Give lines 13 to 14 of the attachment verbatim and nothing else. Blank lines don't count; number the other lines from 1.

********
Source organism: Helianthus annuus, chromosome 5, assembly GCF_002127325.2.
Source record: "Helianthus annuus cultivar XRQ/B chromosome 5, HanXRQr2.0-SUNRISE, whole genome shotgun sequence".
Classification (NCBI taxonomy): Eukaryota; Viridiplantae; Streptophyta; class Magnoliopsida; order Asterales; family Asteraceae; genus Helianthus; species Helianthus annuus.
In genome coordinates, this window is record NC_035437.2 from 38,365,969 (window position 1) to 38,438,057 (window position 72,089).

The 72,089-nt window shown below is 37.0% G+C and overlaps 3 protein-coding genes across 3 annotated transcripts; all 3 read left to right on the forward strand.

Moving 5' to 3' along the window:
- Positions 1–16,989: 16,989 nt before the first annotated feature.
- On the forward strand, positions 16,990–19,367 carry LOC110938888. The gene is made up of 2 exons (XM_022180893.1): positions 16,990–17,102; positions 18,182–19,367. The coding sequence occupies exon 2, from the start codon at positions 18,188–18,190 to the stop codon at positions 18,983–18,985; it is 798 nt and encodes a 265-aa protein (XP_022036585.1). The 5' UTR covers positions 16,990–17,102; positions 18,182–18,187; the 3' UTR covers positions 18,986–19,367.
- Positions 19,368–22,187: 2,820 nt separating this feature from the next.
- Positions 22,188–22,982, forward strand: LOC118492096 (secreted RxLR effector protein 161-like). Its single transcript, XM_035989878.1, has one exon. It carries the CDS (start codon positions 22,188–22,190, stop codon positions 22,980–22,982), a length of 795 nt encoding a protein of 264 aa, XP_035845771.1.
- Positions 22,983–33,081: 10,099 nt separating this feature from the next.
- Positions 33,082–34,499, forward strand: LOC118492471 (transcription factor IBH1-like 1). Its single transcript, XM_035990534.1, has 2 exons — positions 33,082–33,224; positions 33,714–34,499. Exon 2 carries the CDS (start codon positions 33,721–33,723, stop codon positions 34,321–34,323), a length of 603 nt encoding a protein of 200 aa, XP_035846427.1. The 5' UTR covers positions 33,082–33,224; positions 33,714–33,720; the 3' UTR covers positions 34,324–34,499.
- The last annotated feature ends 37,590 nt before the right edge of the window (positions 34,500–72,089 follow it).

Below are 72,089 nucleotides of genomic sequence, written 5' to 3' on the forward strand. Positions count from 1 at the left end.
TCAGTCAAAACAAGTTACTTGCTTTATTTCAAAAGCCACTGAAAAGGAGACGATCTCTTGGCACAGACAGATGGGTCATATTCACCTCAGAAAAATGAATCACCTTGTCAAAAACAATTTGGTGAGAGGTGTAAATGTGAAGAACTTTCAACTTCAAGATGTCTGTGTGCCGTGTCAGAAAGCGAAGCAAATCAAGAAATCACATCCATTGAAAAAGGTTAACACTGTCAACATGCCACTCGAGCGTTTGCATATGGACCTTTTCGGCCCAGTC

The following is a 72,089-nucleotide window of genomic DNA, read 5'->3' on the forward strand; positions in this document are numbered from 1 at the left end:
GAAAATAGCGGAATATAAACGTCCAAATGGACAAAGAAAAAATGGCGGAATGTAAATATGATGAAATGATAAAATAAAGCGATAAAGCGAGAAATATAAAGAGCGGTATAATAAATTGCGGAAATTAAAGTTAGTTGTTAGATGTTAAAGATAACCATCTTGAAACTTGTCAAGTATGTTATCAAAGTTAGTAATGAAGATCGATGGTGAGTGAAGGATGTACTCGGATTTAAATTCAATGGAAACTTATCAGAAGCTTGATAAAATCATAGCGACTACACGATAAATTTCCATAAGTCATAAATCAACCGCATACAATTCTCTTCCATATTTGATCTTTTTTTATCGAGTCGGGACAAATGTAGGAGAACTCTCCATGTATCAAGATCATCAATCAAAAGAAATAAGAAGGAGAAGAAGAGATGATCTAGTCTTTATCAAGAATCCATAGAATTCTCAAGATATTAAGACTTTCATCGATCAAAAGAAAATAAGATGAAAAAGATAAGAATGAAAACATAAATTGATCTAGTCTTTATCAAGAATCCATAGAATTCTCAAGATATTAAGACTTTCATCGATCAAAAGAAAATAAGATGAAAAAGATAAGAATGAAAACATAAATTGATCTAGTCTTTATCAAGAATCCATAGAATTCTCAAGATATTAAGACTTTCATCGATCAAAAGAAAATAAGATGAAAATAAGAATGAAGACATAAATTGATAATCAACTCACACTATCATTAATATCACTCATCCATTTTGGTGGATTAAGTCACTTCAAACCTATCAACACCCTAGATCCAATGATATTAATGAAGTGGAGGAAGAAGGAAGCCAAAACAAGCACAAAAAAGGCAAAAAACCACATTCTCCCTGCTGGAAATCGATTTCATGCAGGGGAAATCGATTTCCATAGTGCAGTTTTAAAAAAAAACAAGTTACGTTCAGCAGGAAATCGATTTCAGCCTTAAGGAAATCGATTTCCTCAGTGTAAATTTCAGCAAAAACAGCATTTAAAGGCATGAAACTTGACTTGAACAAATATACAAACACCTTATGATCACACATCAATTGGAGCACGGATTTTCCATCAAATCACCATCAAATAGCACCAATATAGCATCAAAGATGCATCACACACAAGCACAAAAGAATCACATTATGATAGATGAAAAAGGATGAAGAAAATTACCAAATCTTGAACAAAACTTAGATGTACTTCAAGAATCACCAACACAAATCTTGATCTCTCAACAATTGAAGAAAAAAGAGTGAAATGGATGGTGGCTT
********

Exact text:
- The last annotated feature ends 37,590 nt before the right edge of the window (positions 34,500–72,089 follow it).

Below are 72,089 nucleotides of genomic sequence, written 5' to 3' on the forward strand. Positions count from 1 at the left end.